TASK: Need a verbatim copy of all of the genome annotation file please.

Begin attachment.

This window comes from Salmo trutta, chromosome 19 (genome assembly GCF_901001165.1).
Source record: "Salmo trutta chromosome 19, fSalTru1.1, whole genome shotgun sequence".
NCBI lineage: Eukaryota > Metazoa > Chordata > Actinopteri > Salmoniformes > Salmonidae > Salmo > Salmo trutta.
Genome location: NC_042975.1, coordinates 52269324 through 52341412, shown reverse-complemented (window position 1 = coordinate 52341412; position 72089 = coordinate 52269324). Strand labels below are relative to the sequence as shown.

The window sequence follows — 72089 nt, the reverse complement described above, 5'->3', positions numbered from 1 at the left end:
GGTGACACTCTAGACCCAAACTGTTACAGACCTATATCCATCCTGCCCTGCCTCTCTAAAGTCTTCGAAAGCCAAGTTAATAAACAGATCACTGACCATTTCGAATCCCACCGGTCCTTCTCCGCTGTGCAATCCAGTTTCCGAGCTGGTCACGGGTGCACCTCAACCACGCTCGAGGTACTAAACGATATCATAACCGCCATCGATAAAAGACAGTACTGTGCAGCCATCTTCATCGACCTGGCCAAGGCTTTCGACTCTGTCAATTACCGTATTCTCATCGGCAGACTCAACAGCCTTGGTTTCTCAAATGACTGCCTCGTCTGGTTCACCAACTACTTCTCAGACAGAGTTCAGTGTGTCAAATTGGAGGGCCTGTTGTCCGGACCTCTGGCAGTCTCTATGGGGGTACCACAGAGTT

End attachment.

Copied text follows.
This window comes from Salmo trutta, chromosome 19 (genome assembly GCF_901001165.1).
Source record: "Salmo trutta chromosome 19, fSalTru1.1, whole genome shotgun sequence".
NCBI lineage: Eukaryota > Metazoa > Chordata > Actinopteri > Salmoniformes > Salmonidae > Salmo > Salmo trutta.
Genome location: NC_042975.1, coordinates 52269324 through 52341412, shown reverse-complemented (window position 1 = coordinate 52341412; position 72089 = coordinate 52269324). Strand labels below are relative to the sequence as shown.

The window sequence follows — 72089 nt, the reverse complement described above, 5'->3', positions numbered from 1 at the left end:
GGTGACACTCTAGACCCAAACTGTTACAGACCTATATCCATCCTGCCCTGCCTCTCTAAAGTCTTCGAAAGCCAAGTTAATAAACAGATCACTGACCATTTCGAATCCCACCGGTCCTTCTCCGCTGTGCAATCCAGTTTCCGAGCTGGTCACGGGTGCACCTCAACCACGCTCGAGGTACTAAACGATATCATAACCGCCATCGATAAAAGACAGTACTGTGCAGCCATCTTCATCGACCTGGCCAAGGCTTTCGACTCTGTCAATTACCGTATTCTCATCGGCAGACTCAACAGCCTTGGTTTCTCAAATGACTGCCTCGTCTGGTTCACCAACTACTTCTCAGACAGAGTTCAGTGTGTCAAATTGGAGGGCCTGTTGTCCGGACCTCTGGCAGTCTCTATGGGGGTACCACAGAGTT